When J. Jarpa Dawuni, Esq. Ph.D., was contemplating how Howard’s Center for Women, Gender and Global Leadership (CWGGL) should be structured, she wanted the center to have more than just the traditional advisory board that would provide advice and support on critical matters of the CWGGL policy and programs.
To do so, she assembled the center’s Global Council of Leaders, a group of eight highly esteemed individuals who have notable accomplishments in pursuing gender equity across the world.
“To the best of my knowledge, no other women’s center has this kind of structure,” said Dawuni, the CWGGL director. “It was important to have leaders who had an impact locally and globally to play an additional advisory role. They help engage the African/Black diaspora and create opportunities for our students and members of the global communities working with the center. The council members will use their resources and networks to amplify the work we do on a global scale.”
Learn more about the members of the Global Council of Leaders and what motivated them to participate in the center and what they hope to achieve. The quotes below have been edited and condensed.
Judge Janet Nosworthy, Special Tribunal for Lebanon Judge
“Howard University is important to Black History and achievement and that of women, being synonymous with academic excellence, and a symbolic and galvanizing force throughout the African American community, the African diaspora and beyond. The learning experience provided there has historically been transformational and empowering of black women and women generally. As we commemorate Women’s History Month, I continue to believe intrinsically in the principle that women should support each other.
[I will] provide perspectives on transformational aspects of international law and the judiciary, the protection of litigants’ human rights and interests, whether victims or defendants. It’s important to send the message that the courtroom can also be a place of empowerment and affirmation of women. [I am looking] to address issues of gender, diversity and inclusion, within the legal profession, the international judiciary, particularly women judges, and the application of gender sensitive aspects and techniques to enhance the process of adjudication, providing better quality justice, consistent with human rights standards.”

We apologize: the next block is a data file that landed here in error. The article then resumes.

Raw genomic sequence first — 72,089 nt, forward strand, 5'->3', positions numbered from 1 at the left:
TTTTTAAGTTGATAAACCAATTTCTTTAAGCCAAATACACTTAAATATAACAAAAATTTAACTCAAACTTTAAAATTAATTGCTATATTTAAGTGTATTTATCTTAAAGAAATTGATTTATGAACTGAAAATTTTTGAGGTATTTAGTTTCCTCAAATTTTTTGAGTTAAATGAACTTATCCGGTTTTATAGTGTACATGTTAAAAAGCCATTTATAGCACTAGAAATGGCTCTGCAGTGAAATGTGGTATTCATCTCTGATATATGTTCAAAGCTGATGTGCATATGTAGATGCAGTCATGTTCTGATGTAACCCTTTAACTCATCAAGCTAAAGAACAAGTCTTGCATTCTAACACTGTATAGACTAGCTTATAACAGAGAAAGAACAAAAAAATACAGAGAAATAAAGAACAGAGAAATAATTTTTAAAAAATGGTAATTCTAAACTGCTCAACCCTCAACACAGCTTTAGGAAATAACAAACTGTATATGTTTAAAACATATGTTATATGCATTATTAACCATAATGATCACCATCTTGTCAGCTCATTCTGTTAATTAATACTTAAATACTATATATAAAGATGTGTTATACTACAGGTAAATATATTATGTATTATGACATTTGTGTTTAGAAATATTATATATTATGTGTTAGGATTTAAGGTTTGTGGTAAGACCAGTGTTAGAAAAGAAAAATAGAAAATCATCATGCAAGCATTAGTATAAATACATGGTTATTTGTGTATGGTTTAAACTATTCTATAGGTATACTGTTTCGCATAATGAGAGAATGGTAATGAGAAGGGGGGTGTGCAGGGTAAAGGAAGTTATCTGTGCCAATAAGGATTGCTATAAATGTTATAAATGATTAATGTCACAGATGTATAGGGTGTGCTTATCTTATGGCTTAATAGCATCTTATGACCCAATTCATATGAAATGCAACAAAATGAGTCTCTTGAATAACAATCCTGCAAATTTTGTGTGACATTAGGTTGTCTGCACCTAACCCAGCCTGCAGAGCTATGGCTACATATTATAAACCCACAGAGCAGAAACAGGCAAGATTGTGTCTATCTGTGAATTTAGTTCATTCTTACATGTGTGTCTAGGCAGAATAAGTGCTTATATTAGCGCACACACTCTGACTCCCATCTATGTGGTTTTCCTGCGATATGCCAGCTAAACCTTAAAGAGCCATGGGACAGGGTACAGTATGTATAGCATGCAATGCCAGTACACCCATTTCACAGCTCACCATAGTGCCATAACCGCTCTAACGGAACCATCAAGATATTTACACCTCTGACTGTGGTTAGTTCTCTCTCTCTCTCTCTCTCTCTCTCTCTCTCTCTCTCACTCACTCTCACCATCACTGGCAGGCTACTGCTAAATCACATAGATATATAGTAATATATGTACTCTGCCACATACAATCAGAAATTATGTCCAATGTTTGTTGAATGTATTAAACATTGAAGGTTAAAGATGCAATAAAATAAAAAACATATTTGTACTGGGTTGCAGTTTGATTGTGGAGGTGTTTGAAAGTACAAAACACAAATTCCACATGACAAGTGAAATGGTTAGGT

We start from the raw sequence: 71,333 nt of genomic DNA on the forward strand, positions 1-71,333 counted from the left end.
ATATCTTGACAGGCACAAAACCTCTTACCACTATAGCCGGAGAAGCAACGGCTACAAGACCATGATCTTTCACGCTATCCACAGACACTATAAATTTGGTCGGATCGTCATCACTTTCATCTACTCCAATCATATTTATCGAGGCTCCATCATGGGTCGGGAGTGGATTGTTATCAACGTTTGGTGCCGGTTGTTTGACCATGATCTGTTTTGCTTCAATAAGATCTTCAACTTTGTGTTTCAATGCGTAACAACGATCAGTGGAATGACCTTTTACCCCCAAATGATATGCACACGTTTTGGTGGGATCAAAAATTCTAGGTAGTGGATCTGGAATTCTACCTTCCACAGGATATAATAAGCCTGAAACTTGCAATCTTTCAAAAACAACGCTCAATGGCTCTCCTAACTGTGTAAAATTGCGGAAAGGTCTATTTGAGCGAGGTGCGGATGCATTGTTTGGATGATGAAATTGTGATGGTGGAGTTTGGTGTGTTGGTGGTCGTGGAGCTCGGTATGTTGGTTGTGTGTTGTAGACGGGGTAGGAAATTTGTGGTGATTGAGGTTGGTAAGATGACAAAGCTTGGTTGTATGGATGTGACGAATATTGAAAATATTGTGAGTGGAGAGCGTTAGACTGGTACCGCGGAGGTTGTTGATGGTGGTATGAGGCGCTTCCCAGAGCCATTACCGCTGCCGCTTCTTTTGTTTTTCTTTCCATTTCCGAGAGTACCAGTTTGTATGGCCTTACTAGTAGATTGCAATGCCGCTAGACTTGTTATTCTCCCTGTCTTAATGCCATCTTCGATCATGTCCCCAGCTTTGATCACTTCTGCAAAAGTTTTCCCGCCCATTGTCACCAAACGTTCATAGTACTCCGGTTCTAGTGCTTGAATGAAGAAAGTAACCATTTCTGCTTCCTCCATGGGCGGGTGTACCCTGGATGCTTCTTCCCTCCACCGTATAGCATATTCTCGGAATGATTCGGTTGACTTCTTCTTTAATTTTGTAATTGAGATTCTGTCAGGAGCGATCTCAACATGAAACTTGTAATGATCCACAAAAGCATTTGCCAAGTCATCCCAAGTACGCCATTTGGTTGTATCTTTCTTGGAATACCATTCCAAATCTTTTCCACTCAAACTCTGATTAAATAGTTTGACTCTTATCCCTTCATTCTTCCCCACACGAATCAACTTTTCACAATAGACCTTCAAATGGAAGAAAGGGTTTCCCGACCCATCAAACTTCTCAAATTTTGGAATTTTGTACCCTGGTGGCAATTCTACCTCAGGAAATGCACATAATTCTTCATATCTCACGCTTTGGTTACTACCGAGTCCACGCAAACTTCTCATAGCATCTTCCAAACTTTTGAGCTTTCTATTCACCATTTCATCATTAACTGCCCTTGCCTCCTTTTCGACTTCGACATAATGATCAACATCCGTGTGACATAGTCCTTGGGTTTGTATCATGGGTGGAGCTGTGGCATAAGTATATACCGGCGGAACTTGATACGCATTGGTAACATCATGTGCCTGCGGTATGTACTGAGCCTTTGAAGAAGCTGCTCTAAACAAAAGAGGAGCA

Phumzile Mlambo-Ngcuka, Ph.D., Former Executive Director of UN Women
“I decided to join the council so that we can work together on advocating for adequate representation of women and mobilizing men to do their part, hopefully to be an inspiration to students. I hope together we can build a solid theory and practice on engaging men and boys and boost outrage and action on the slow progress towards gender equality and stimulate action towards adequate participation of women. [Howard University] is located at the center of global power, which is a powerful place for influence.”
Ambassador Harriet Elam-Thomas, Retired Diplomat
“Young Americans must be more knowledgeable of diplomacy’s critical role to establish a more peaceful world. The COVID-19 pandemic brought into full view our inherent interdependence. The next generation of leaders must involve the perspectives of women. Their views will widen the lens through which the world addresses complex issues like climate change and future pandemics.
While many new centers with a similar goal exist in the international affairs arena, few focus on women of color. By virtue of their prevalence, they often bear the brunt of war, poverty and health disparities worldwide. We need women in leadership positions who add their powerful voices when critical decisions are made to determine society’s directions. The Chinese proverb which states, ‘Women hold up half the sky,’ is painfully relevant today. The women of Ukraine, Afghanistan, Sudan, and throughout the developing world are living testimony to the necessity for this center at Howard University.”
Ameenah Gurib-Fakim, Ph.D., Former President of the Republic of Mauritius
“Gender equality remains an ongoing conversation as much remains to be done, especially for Black women. I remain committed to this cause, and I did not hesitate for one minute to join this prestigious group of women. There is an increasing need to focus on issues touching women of color across the world. The time is ripe to highlight and celebrate their achievements as this is the only way that young girls can identify with those role models. There is consensus that there is a dearth of such role models as not much has been written about them and here the center has a key role to play. The center is well positioned through research and partnership to promote global excellence for Black women and their empowerment. It has the potential of being that focal point for those interested in this theme and also provide the appropriate data that can shape the conversations and policies.”
Abena P. A. Busia, Ph.D., Ambassador of Ghana to Brazil
“I joined the center because it is a worthwhile venture and I felt I had the experience to be of some help. [In this role,] I hope to strengthen connections with continental Africa and the Afro-descended diaspora of continental South America. The center’s vision, passion, strong organizational and fiscal foundation, and being at Howard University, [has positioned it to play a pivotal role in empowering women across the globe.]”